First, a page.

John James Rickard Macleod Biography (1876-1935)
John James Rickard Macleod was born in Cluny, near Dunkeld, Scotland, on September 6, 1876, the son of the Reverend Robert Macleod. Soon after his birth,the family moved to Abderdeen. Macleod attended Aberdeen Grammar School and Aberdeen University. He went on to study medicine at Marischal College, wherehe graduated with honors in 1898. With an Anderson traveling scholarship, Macleod continued his education at Leipzig's Physiology Institute where he studied biochemistry for a year. In 1900 he returned to London to become a demonstrator in physiology at the London Hospital Medical College, and the followingyear became a biochemistry lecturer there. The same year he was named a Mackinnon research scholar by the Royal Society. During this period, Macleod published his experiments on intracranial circulation and caisson's disease. In 1902 he attended Cambridge University and obtained a diploma in public health.He married Mary Watson in 1903, and journeyed to America to become professorof physiology at Western Reserve University in Cleveland, where he stayed for 15 years. The same year he arrived at Western Reserve, his text, Practical Physiology, was published.
Macleod began his investigations into the human body's carbohydrate metabolism during his early years at Western Reserve, studying salt and urea metabolism. Studies of the breakdown of liver glycogen followed, and in 1913, he published Diabetes: Its Physiological Pathology. In 1918, Macleod went to the University of Toronto to become a professor of physiology and associate dean of the faculty of medicine. Macleod's major areas of interest at this time were the effects of oxygen excess and deprivation. He also studied respiration in animals whose brains had been removed or spines cut. During this period, he wrote Physiology and Biochemistry in Modern Medicine. The 1,000-page book went through seven editions and became a standard text in the field.
In 1921 Macleod returned to his work on carbohydrate metabolism, comparing the blood-sugar level in normal animals with that of animals with their pancreas removed. At the time it was known that diabetes was caused by the failure of the pancreas to secrete a substance that regulates sugar metabolism, causing an abnormally high concentration of glucose in the blood and an excretion of sugar into the urine. It was also understood that the unidentified substance sped the passage of sugar in the form of glucose through the body to be oxidized as a source of energy or converted the sugar into glycogen for storagefor later use as glucose. Macleod appointed Frederick Grant Banting, a Canadian orthopedic surgeon, to specifically investigate the function of a clusterof cells in the pancreas known as the islet of Langerhans. Macleod chose Charles Herbert Best, one of his senior medical students, to be Banting's chief laboratory assistant. Together the three men planned how they would separate the islet from the pancreas to isolate the substance secreted by the cell cluster. This substance, Macleod believed, was the sugar regulator they were seeking.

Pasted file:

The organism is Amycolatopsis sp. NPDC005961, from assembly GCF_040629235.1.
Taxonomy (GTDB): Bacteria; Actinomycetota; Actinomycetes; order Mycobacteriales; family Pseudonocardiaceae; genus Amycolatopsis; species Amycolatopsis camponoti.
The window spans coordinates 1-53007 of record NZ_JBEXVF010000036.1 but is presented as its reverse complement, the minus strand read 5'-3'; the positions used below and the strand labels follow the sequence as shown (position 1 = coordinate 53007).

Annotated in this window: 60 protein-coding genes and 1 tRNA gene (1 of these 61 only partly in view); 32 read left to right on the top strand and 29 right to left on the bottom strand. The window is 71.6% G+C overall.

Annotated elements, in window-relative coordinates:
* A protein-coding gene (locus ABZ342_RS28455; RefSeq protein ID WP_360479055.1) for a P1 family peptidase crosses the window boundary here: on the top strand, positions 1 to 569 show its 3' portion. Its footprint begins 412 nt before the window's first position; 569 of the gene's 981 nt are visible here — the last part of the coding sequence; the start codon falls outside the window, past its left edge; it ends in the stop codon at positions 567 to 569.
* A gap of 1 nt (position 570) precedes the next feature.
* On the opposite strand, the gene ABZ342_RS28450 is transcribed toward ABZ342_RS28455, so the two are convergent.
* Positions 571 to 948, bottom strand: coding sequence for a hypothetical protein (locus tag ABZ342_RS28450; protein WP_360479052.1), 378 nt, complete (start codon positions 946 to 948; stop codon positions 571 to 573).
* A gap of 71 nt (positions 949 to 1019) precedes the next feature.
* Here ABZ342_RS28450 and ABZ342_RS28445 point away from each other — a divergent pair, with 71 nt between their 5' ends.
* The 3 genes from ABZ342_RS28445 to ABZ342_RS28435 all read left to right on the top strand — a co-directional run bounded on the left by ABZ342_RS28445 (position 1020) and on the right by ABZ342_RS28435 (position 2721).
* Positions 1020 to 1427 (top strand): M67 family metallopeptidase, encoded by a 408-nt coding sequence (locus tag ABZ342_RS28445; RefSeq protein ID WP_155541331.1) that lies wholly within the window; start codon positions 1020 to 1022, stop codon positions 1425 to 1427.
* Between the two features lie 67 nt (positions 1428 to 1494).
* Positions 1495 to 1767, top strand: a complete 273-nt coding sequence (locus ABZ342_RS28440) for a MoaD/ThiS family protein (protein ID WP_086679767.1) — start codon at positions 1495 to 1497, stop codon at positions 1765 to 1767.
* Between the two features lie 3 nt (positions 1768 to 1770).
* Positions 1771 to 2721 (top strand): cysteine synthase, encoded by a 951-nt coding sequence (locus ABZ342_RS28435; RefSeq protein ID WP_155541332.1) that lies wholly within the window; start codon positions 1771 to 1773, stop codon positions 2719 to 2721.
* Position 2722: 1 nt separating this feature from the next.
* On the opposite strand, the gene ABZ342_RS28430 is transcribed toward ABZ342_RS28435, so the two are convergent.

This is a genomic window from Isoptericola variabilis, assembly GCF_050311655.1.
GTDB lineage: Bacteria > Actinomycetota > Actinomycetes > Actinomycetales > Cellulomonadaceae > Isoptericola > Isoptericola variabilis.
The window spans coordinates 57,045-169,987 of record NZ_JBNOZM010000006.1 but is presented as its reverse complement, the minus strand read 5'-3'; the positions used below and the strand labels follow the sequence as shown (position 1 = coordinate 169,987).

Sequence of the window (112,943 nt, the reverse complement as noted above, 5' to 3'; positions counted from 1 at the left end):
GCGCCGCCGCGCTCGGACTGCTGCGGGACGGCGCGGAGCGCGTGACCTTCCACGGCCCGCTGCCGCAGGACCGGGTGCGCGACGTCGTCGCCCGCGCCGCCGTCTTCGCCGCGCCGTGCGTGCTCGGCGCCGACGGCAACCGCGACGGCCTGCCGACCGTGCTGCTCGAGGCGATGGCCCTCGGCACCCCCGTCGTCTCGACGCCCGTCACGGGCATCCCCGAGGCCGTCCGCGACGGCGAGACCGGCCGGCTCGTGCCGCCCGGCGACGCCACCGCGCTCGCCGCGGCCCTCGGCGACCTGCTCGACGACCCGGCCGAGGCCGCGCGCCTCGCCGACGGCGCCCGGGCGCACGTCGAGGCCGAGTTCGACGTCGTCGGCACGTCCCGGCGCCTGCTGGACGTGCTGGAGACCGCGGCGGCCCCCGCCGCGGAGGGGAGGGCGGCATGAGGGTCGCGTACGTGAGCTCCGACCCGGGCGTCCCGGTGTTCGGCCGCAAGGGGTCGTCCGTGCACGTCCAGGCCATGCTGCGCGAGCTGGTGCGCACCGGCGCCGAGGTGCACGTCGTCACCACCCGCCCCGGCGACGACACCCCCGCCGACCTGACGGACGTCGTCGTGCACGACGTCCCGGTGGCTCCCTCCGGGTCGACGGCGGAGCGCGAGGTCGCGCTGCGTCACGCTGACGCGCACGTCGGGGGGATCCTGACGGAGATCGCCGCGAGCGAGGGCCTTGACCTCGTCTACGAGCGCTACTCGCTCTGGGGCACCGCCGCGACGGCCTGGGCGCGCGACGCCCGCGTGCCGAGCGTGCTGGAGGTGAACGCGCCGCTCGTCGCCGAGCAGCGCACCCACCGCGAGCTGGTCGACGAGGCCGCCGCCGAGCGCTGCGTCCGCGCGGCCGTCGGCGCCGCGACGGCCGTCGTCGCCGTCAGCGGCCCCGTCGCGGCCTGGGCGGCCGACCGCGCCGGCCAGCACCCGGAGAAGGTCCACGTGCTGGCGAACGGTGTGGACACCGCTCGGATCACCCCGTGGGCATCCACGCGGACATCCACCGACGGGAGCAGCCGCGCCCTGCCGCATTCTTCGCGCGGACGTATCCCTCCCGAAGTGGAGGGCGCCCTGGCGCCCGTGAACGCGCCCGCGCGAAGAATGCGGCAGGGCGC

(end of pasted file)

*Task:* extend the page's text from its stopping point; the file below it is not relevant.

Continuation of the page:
When Banting and Best tied the ducts of the pancreas so that it would atrophy, they were able to isolate a residue in the islet. They injected this extract into dogs and found that it did indeed lower blood glucose. The problem ofhow to obtain larger quantities of the extract, named insulin, remained. Forhelp, Banting turned to James Bertram Collip, a young Canadian biochemist. Collip used pancreas glands bought from a butcher as a source of insulin. To demonstrate how safe the extract was, Banting and Best injected themselves withinsulin. By January, 1922, they had begun clinical trials. A youngster namedLeonard Thompson was the first diabetic to receive insulin injections. The results proved that the new treatment controlled the debilitating disease. Solving the final problem of making insulin therapy available to the general public, an American biochemist, John Jacob Abel, converted insulin into a crystalline form in 1926, so that it could be given in precise dosages. Today insulin is prepared from the pancreatic tissue of domestic animals.
The Nobel Prize committee acted with remarkable swiftness to recognize the achievement. Macleod and Banting were given the Nobel Prize in 1923, only a year after their discovery. Collip later noted that Macleod's outstanding position in the field of carbohydrate metabolism had made it appropriate and fortunate that the discovery of insulin had been made in his laboratory. Macleod, for his part, maintained that it was only through team work that insulin couldbe isolated. He shared his prize money with Collip, while Banting divided his with Best.
In 1928 Macleod returned to Scotland to become chairman of the physiology department at the University of Aberdeen. He continued his research into carbohydrate metabolism there and at the Rowett Institute, publishing numerous papers on insulin, experimental glycosuria--the presence of sugar in the urine--respiration and lactic acid metabolism. Arthritis forced him to discontinue hislaboratory work, but he continued supervising the work of the physiology department. He died on March 16, 1935, at the age of 58.